The Safety Squat Bar
Of all the different specialty bars on the market, this is the one I recommend most. The safety bar develops great brute strength. It's a phenomenal way to build your lower back, legs, and upper back. The key is to not get too fancy with it.
The two exercises I recommend are simple, the good morning and the squat. When squatting with the safety squat bar, the weight is cambered out in front of you, causing you to feel like it's dumping you forward. This forces you to use your entire back to keep it steady. Yes, it can look ugly when you muscle it up out of the hole, but no one gets points in the weight room for looking pretty, Planet Fitness notwithstanding.
Not only will squatting with this bar help your squat but it will help your deadlift in every way, from the legs to lower and upper back. Because of the camber of the bar, it's like doing a front squat without the fear of losing the bar forward. Front squats are a great assistance exercise for the deadlift. Think of the safety squat bar as front squatting without having to think about form.
Also, the bar is very easy on your shoulders. You don't have to externally rotate your shoulders when using it so it's a great way to add volume to your squat training without the shoulder discomfort.
As for the good morning, it's probably the best assistance exercise for your deadlift as few exercises do a better job at training the lower back and hamstrings. The safety squat bar is ideal for good mornings as it also works the hell out of the upper back, an added component you don't get with the straight bar. The only issue people have is that the pad can sometimes be uncomfortable at the bottom of the lift. But really, if this is your major problem, let's just say you may need another type of pad to help another, more pressing problem.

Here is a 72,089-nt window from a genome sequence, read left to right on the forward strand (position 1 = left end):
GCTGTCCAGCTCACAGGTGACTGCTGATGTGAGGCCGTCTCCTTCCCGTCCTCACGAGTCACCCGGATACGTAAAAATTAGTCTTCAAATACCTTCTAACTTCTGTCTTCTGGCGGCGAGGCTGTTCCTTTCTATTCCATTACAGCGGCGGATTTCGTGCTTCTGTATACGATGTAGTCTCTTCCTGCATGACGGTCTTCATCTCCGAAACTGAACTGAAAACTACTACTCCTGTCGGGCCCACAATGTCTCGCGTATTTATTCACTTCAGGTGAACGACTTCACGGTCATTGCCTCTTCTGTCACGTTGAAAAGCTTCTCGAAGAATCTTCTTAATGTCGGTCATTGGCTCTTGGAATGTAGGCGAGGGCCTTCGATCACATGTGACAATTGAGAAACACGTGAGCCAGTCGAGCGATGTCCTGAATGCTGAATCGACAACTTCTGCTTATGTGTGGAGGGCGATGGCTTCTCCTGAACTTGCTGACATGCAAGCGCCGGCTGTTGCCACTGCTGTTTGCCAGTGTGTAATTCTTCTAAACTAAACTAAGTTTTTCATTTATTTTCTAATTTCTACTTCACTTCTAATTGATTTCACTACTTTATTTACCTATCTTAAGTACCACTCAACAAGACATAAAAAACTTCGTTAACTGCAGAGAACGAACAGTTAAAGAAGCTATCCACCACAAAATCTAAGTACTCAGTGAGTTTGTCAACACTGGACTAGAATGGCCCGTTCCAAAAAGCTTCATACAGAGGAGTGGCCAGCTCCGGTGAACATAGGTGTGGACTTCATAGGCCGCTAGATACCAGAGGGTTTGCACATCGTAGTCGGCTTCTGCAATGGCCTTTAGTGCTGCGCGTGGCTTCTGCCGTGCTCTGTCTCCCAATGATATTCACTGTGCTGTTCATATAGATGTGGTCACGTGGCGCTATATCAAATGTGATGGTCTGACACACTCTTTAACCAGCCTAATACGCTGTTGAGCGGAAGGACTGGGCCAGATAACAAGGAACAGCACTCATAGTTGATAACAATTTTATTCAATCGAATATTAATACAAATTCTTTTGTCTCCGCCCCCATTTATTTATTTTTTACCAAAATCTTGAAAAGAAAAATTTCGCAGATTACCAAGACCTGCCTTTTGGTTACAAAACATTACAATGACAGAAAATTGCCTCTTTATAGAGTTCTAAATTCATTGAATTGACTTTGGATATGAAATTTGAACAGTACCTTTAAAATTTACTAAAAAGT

If you're using the 5/3/1 program, here's a simple way to use this bar in your training.
On squat days, your second exercise would be safety bar good mornings. On deadlift days, use the safety bar as nature intended, for squatting.
You can use the 5/3/1 set/rep program for these assistance lifts or do the very challenging Boring But Big sets/reps. I'm currently writing assistance lift sets/reps programming for the "big" assistance lifts (safety bar squats, good mornings, leg presses, straight leg deads), but it needs to be fine-tuned and polished before I release it.
The final point is, if you have access to the bar, use it. If you can afford it, get one. Your lifts will thank you.
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